Last week I got into a Twitter debate with Jan Nieuwenhuijs (aka Koos Jansen) on his tweet about Peter Hambro’s Bloomberg interview:
— Jan Nieuwenhuijs (@KoosJansen) September 10, 2015
I sarcastically replied that if it was virtually impossible to get physical “then Bullion Vault and Gold Money must be running fractional scams, alert James Turk immediately to put a stop to it”. As I said in this post, when physical pool products start to increase premiums or limit inflows, then you know there is a real shortage.
Don’t get me wrong, there is a shortage of retail coins and bars – at The Perth Mint we are seeing huge demand for silver and we are trying to get back in stock on 1oz Koalas but struggling to keep up. However, turning what is a production capacity issue into a meme that there is a shortage at the wholesale level and that the gold and silver markets will “fail” or “default” is fear mongering.
The level of hype does get quite silly. I saw one dealer referring to the high price of junk bags of silver relative to spot as an example of backwardation. Some got very excited about this Financial Times reference that the “cost of borrowing physical gold in London has risen sharply in recent weeks”, which would not have been news to anyone following the work of Keith Weiner, whose basis charts showed increasing scarcity since mid-July.
Zero Hedge, unsurprisingly, got into the act with this claiming that the shortage of US Mint coins was proof that there was no metal in Comex warehouses:
“IF that silver were actually in the [Comex] vault, the U.S. mint could buy a spot contract – September has a silver contract open – and take immediate delivery.”
I find it surprising that Zero Hedge/article’s author are completely unaware that the US Mint cannot accept 1,000oz bars and instead has outsourced blank manufacture (see here). They also seem oblivious that their logic can be equally applied thus:
“If Eric Sprott’s PSLV fund’s silver were actually in the vault, the US Mint could buy the fund and request a physical redemption.”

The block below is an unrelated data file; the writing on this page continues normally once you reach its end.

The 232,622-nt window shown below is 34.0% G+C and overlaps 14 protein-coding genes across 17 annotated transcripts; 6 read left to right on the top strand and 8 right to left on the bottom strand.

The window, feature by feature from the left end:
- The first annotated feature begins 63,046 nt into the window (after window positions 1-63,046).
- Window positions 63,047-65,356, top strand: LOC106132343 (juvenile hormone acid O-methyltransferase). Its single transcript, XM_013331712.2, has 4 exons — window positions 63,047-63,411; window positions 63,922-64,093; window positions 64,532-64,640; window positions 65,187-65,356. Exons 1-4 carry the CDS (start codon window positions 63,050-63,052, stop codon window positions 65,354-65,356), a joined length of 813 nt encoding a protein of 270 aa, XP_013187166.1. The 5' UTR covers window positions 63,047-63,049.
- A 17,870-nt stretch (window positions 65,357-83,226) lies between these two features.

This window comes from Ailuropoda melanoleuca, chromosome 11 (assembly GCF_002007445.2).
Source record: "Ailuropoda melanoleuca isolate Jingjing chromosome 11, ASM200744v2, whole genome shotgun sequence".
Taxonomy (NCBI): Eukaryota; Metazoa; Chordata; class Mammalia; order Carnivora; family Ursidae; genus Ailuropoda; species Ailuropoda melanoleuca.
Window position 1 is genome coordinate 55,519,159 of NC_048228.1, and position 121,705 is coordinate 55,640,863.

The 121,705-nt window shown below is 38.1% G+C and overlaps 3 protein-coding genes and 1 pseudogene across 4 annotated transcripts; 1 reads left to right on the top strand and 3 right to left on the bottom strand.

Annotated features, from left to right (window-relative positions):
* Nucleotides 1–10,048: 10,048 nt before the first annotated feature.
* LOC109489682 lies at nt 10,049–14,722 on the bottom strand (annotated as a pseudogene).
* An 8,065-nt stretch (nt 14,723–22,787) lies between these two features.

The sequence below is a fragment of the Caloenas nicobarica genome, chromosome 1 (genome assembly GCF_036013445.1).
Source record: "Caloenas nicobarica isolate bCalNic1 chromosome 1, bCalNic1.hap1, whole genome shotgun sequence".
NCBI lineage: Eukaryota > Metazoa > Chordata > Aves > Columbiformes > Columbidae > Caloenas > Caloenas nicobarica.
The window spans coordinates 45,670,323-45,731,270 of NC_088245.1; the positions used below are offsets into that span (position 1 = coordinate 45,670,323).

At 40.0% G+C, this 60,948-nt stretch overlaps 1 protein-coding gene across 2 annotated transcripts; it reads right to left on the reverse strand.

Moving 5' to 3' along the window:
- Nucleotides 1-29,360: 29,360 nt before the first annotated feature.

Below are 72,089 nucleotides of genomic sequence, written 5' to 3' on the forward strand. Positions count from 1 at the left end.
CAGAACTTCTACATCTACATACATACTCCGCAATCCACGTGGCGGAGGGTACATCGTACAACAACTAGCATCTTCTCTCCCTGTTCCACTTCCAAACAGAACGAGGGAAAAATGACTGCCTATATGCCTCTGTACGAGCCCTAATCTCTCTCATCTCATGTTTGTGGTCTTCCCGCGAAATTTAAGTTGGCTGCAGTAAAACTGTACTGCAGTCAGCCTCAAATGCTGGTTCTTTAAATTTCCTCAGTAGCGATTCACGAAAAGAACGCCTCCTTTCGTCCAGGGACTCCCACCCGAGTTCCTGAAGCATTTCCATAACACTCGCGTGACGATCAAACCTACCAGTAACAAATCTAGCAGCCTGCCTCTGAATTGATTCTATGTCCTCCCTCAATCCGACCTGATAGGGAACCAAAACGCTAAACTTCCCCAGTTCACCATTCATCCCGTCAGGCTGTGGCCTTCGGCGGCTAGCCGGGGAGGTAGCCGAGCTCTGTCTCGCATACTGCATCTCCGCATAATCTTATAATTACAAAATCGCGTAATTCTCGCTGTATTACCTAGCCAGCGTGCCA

Of course PSLV is backed by physical metal so how can we explain the fact that PSLV has not had one physical redemption since it listed and is only trading at a very small premium to net asset value if the “silver market is seizing up”? Obviously because wholesale players have no problem acquiring 1,000oz bars and thus don’t want to pay the costs of redeeming from PSLV. For additional proof of that, consider this recent interview with Sunshine Minting’s CEO Tom Power by Silver Doctors:
- “We act as a conduit for the US Mint for acquisition of silver on the market. We go out on a weekly basis and puts bids out for the supply of the 1000-ounce bars – the raw materials – that we use for the US Mint”
- “we have seen a push on premiums … subtle changes … little push on premiums”
- “as soon as we start to see the physical shortage on the supply side for 1,000oz bars because the refining output is down then that’s when I normally would believe that’s when the price would start to escalate again and we just quite haven’t hit that point yet”
He does note that some suppliers “seem to be digging deep into the vaults and pulling out a lot of old stock that has been sitting there for a while … you can always tell when the market starts to get a little tight” but then only talks about subtle changes and little premiums and does not say there is a shortage on the supply side.